Horace appears, and Arnolph decides to find out further details of the adventure that has just begun. The young man is saddened by the unexpected complications. It turns out, he informs Arnolf, that the guardian has returned, somehow mysteriously learning about the ardent love of his ward and Horace. The servants, who had previously helped in their love, suddenly behaved rudely and closed the door in front of the discouraged admirer's nose. The girl also behaved harshly, so the unfortunate young man realized that there was a guardian behind everything and was in charge of the actions of the servants and, most importantly, Agnes. Arnolf listened with pleasure to Horace, but it turned out that the innocent girl showed herself to be very inventive. She really threw a stone from the balcony at her admirer, but together with the stone and the letter, which the jealous Arnolf, watching the girl, simply did not notice. But he has to laugh forcibly with Horace. It was even worse for him when Horas begins to read Agnes's letter and it becomes clear that the girl is fully aware of her ignorance, endlessly believes her beloved and the separation will be terrible for her. Arnolf is shocked to the depths of his soul to learn that all his "works and kindness are forgotten."
Still, he does not want to concede a lovely girl to a young rival and invites a notary. However, his upset feelings do not allow to really agree on the terms of the marriage contract. He prefers to speak with the servants once more to save himself from an unexpected visit from Horace. But Arnolf was out of luck again. A young man appears and tells that he again met with Agnes in her room, and how he had to hide in the closet, because her guardian (Arnolf) came to Agnes. Horas again could not see his opponent, but only heard his voice, so he continues to consider Arnolf his confidante. As soon as the young man has left, Chrysald appears and again tries to convince his friend of an unreasonable attitude towards marriage. After all, jealousy can prevent Arnolf from soberly assessing family relations - otherwise "the horns are almost put on / On those who earnestly swear not to know them."
Arnolph goes to his house and once again warns the servants to better guard Agnes and not allow Horace to see her. But the unexpected happens: the servants tried so hard to fulfill the order that they killed the young man and now he lies lifeless. Arnolf is horrified that he will have to explain to the boy's father and his close friend Orontes. But, consumed by bitter feelings, he unexpectedly notices Horace, who told him the following. He made an appointment with Agnes, but the servants pounced on him and, knocking him to the ground, began to beat him so that he fainted. The servants took him for a dead man and began to lament, and Agnes, hearing the screams, instantly rushed to her lover. Now Horace needs to leave the girl for a while in a safe place, and he asks Arnolf to take Agnes into his care, until he can persuade the boy's father to agree with the choice of his son. Delighted Arnolf hurries to take the girl to his house, and Horas unwittingly helps him, persuading his beautiful girlfriend to follow his family friend in order to avoid publicity.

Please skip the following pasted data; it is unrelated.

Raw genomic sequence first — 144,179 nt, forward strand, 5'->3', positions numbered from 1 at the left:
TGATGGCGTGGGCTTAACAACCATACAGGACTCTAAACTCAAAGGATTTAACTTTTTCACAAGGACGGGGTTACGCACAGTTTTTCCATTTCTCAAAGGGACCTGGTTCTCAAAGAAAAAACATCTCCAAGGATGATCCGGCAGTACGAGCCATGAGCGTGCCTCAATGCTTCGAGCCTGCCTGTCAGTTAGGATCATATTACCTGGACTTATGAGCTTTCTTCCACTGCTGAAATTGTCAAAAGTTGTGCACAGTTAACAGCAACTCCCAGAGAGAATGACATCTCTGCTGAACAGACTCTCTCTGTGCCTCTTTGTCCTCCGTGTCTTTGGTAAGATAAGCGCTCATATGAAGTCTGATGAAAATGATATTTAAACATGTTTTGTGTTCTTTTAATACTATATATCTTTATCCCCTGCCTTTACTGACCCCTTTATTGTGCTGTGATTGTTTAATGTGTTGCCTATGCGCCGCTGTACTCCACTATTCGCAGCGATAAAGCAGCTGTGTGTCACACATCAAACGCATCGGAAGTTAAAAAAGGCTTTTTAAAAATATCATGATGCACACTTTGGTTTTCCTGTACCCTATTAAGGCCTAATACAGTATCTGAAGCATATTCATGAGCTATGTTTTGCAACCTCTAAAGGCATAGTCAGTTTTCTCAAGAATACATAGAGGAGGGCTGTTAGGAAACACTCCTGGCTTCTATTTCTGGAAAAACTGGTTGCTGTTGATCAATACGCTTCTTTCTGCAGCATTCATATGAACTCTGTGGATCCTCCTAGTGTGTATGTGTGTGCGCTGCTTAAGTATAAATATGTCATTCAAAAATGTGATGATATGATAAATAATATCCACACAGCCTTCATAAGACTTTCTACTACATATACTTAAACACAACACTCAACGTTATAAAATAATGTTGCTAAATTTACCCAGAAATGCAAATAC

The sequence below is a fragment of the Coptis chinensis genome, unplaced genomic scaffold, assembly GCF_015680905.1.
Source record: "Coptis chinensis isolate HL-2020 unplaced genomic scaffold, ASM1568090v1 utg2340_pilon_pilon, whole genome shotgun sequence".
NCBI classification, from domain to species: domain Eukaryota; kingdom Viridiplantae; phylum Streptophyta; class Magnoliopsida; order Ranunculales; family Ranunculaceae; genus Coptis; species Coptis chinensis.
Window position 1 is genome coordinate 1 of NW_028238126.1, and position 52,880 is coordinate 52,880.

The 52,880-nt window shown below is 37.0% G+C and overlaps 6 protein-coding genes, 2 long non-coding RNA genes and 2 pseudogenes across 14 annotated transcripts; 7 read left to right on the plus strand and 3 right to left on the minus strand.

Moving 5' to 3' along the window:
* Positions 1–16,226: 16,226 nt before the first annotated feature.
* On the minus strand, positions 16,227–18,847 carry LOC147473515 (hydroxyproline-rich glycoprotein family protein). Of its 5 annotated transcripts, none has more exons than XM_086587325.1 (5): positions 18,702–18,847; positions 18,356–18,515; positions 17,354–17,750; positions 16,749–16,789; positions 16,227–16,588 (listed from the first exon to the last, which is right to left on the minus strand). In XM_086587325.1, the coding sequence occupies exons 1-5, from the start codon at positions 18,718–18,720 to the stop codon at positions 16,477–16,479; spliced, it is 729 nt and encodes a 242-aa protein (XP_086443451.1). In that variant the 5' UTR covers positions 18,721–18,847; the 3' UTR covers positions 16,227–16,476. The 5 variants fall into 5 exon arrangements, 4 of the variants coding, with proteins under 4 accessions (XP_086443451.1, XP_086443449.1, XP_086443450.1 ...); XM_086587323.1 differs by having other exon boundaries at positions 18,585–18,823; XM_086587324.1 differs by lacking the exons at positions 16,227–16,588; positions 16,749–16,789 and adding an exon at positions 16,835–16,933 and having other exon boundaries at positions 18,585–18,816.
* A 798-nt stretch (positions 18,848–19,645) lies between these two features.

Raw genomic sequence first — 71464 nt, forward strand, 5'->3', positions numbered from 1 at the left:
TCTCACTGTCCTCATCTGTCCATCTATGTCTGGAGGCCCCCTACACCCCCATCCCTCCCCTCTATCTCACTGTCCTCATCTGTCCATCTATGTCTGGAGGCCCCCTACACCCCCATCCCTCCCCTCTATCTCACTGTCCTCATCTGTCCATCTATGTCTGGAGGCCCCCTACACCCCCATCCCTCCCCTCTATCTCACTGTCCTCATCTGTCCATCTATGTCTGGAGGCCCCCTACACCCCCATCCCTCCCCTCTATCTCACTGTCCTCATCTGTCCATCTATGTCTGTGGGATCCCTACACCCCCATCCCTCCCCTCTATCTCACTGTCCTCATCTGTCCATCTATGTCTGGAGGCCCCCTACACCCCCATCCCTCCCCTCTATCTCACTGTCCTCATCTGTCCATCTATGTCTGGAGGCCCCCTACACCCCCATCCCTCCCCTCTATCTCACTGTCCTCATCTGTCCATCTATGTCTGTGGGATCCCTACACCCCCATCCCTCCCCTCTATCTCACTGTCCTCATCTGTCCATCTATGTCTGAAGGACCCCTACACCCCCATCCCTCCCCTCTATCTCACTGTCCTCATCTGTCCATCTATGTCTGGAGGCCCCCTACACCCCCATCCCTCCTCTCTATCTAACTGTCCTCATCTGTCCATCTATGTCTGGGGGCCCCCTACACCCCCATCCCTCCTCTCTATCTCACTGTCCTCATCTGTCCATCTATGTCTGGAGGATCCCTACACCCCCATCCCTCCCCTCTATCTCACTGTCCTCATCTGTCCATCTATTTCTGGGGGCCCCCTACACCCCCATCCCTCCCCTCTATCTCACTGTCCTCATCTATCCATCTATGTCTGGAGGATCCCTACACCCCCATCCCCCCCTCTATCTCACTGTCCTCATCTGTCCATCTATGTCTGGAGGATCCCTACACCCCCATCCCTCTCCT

Left alone with Arnolf, Agnes recognizes her guardian, but holds on firmly, confessing not only her love for Horas, but also that “I have not been a child for a long time, and for me it is a shame / That I was known as a simpleton until then ". Arnolf tries in vain to convince Agnes of his right to her - the girl remains implacable, and, having threatened to send her to the monastery, the guardian leaves. He again meets with Horace, who shares with him the unpleasant news: Enric, returning from America with a large fortune, wants to marry his daughter to the son of his friend Orontes. Horace hopes that Arnolph will persuade his father to abandon the wedding and thereby help Horace connect with Agnese. They are joined by Chrysald, Enric and Orontes. To the surprise of Horace, Arnolph not only does not fulfill his request, but advises Orontes to marry his son as soon as possible, regardless of his wishes. Orant is glad that Arnolph supports his intentions, but Chrysald points out that Arnolph should be called La Souche. Only now Horas realizes that his rival was his "confidant". Arnolph orders the servants to bring Agnes. Things take an unexpected turn.
Chrysald recognizes the girl as the daughter of his late sister Angelica from a secret marriage with Enrik. To hide the birth of the girl, she was sent to be raised in a village by a simple peasant woman. Enric, forced to seek his fortune in a foreign land, left. And the peasant woman, having lost help, gave the girl to Arnolf to be raised. The unhappy guardian, unable to utter a word, leaves.
Horace promises to explain to everyone the reason for his refusal to marry Enric's daughter, and, forgetting about Arnolf, old friends and young people enter the house and "there we will discuss everything in detail."